[Ip-health] Note on use of Orphan Drug Act to increase price of hydroxyprogesterone caproate from $10 to $1, 500 per dose

Sarah Sorscher sesorscher at gmail.com
Wed Mar 23 07:39:55 PDT 2011


Does anyone have updated information on whether there are any patents listed
on Makena?

Assuming there are no patents listed, is there any legal barrier to
compounding pharmacies making and selling Hydroxyprogesterone Caproate at
the generic price as they were doing prior to FDA approval?

Even if there are no legal barriers, is there a concern that insurance
companies will only reimburse for the FDA-approved version (thus costing
consumers and taxpayers millions for a drug that was already paid for with
NIH funds in the first place)?

Sarah



On Wed, Mar 23, 2011 at 8:38 AM, Jamie Love <james.love at keionline.org>wrote:

> Dear Gabriel, I checked with FDA page on the Orphan Designations.
> The approved Orphan Designation is:  "To reduce the risk of preterm
> birth in women with singleton pregnancy who have a history of
> singleton spontaneous preterm birth."  They may have used a narrower
> subset of patient to obtain the Orphan Status.  I am not sure what
> other details of the process are public information.  Jamie
>
>
> Generic Name: Hydroxyprogesterone Caproate
> Trade Name: Makena
> Date Designated: 01-25-2007
> Orphan Designation: Prevention of preterm birth in singleton pregnancies
> Orphan Designation Status: Designated/Approved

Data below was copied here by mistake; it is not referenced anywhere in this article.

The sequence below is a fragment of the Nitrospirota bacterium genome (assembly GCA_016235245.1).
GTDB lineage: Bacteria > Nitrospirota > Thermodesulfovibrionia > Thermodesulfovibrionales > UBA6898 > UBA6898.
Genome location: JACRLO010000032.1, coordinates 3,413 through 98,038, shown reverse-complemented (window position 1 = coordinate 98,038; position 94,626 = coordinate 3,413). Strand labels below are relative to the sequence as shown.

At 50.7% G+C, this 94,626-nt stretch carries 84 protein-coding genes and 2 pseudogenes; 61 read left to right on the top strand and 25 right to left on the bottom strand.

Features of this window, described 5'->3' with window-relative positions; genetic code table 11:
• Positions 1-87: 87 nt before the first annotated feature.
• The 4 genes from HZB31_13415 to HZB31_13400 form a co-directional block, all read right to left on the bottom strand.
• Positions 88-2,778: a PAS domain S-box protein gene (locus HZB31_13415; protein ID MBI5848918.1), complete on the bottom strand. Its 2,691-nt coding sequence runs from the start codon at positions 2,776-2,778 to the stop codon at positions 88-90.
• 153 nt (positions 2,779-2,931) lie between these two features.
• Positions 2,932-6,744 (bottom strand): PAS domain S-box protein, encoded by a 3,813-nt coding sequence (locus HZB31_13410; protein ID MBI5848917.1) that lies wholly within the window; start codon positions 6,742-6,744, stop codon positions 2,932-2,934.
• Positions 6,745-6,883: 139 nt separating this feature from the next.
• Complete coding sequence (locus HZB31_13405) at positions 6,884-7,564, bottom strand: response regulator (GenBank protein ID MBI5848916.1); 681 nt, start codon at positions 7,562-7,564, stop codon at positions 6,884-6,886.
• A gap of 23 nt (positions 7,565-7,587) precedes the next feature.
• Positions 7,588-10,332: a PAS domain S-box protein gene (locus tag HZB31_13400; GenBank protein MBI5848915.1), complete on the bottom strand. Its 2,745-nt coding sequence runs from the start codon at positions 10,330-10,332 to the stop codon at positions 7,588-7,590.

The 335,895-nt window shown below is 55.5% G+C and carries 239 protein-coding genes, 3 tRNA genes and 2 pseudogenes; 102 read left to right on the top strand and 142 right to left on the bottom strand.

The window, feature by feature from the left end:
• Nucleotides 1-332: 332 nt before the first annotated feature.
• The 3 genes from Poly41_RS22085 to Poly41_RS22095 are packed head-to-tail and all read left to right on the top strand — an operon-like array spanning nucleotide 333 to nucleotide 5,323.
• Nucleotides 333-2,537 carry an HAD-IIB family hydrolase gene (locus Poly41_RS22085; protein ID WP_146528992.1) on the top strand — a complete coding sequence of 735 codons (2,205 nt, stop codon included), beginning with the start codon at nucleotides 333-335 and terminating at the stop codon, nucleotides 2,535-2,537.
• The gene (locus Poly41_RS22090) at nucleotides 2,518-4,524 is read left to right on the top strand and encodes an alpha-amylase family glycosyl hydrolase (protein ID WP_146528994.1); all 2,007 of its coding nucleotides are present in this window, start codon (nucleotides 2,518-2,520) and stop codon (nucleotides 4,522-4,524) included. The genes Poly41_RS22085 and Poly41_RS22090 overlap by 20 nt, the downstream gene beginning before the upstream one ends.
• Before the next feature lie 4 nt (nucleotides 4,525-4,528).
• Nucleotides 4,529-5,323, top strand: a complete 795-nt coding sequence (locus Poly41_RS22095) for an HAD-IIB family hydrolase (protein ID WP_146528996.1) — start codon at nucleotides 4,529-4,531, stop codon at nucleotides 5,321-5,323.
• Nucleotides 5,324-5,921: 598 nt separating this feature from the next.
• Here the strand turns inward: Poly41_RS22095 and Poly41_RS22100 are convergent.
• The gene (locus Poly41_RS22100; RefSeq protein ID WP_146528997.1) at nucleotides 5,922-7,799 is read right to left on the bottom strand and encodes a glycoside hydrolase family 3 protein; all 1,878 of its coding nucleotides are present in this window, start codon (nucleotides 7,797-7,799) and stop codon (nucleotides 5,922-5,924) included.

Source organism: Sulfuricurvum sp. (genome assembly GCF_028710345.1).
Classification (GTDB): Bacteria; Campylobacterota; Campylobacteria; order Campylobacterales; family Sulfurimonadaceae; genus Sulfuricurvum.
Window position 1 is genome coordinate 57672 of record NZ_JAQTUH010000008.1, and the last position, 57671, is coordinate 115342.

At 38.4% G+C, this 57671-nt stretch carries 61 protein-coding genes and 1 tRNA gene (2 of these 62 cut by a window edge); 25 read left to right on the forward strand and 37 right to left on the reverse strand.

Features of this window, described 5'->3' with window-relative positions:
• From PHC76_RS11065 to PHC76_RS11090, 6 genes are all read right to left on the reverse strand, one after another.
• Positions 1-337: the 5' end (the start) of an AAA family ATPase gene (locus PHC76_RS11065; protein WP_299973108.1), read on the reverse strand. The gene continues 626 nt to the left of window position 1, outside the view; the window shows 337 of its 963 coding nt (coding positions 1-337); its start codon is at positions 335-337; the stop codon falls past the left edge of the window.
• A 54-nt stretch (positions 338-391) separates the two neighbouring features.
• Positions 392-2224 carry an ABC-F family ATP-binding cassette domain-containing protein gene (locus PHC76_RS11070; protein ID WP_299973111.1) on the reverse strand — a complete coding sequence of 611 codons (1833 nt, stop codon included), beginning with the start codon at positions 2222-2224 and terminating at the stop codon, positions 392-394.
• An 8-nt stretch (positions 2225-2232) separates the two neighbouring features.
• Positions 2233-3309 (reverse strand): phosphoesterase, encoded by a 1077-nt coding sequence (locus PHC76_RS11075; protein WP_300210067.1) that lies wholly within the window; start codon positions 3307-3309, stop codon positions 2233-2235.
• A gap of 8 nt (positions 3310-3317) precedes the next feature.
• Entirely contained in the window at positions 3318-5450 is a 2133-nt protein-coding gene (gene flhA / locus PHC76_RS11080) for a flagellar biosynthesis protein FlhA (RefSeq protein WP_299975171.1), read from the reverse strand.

> FDA Orphan Approval Status: Approved for Orphan Indication
> Approved Orphan Indication: To reduce the risk of preterm birth in
> women with singleton pregnancy who have a history of singleton
> spontaneous preterm birth
> Exclusivity Start Date: 02-03-2011
> Sponsor: KV Pharmaceutical Company
> One Corporate Woods Drive
> Bridgeton, MO 63044
>
>
> On Tue, Mar 22, 2011 at 1:34 PM, Gabriel Michael
> <gabriel.j.michael at gmail.com> wrote:
> >
> > According to the Time article, the CDC, and a variety of other sources,
> there are around a half million preterm births annually in the U.S... which
> part of Sec. 526 [360bb] (a)(2) is being used to justify this move? The
> "less than 200,000 persons" provision, or the no cost recovery provision?
> >
> > Also note that as reported by Time, Preckshot of the Professional
> Compounding Centers of America gets the facts wrong: "Preckshot adds that
> compounding pharmacies may still be able to make a different version of
> hydroxyprogesterone that would not violate the patent on Makena. "There's
> the possibility of using different vehicles, other oils, than the one used
> in Makena," says Preckshot, who is also a compounding pharmacist himself."
> But the KEI note shows that there are no patents at issue.
> >
> > Gabriel
> >
> > --
> >
> > Gabriel Michael
> >
> > Doctoral Student
> > The George Washington University
> > Department of Political Science
> > gabriel.j.michael at gmail.com
> >
> >
> >
> >
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> >
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>
>
>
> --
> James Love.  Knowledge Ecology International
> http://www.keionline.org, +1.202.332.2670, US Mobile: +1.202.361.3040,
> Geneva Mobile: +41.76.413.6584, efax: +1.888.245.3140.
> twitter.com/jamie_love
>
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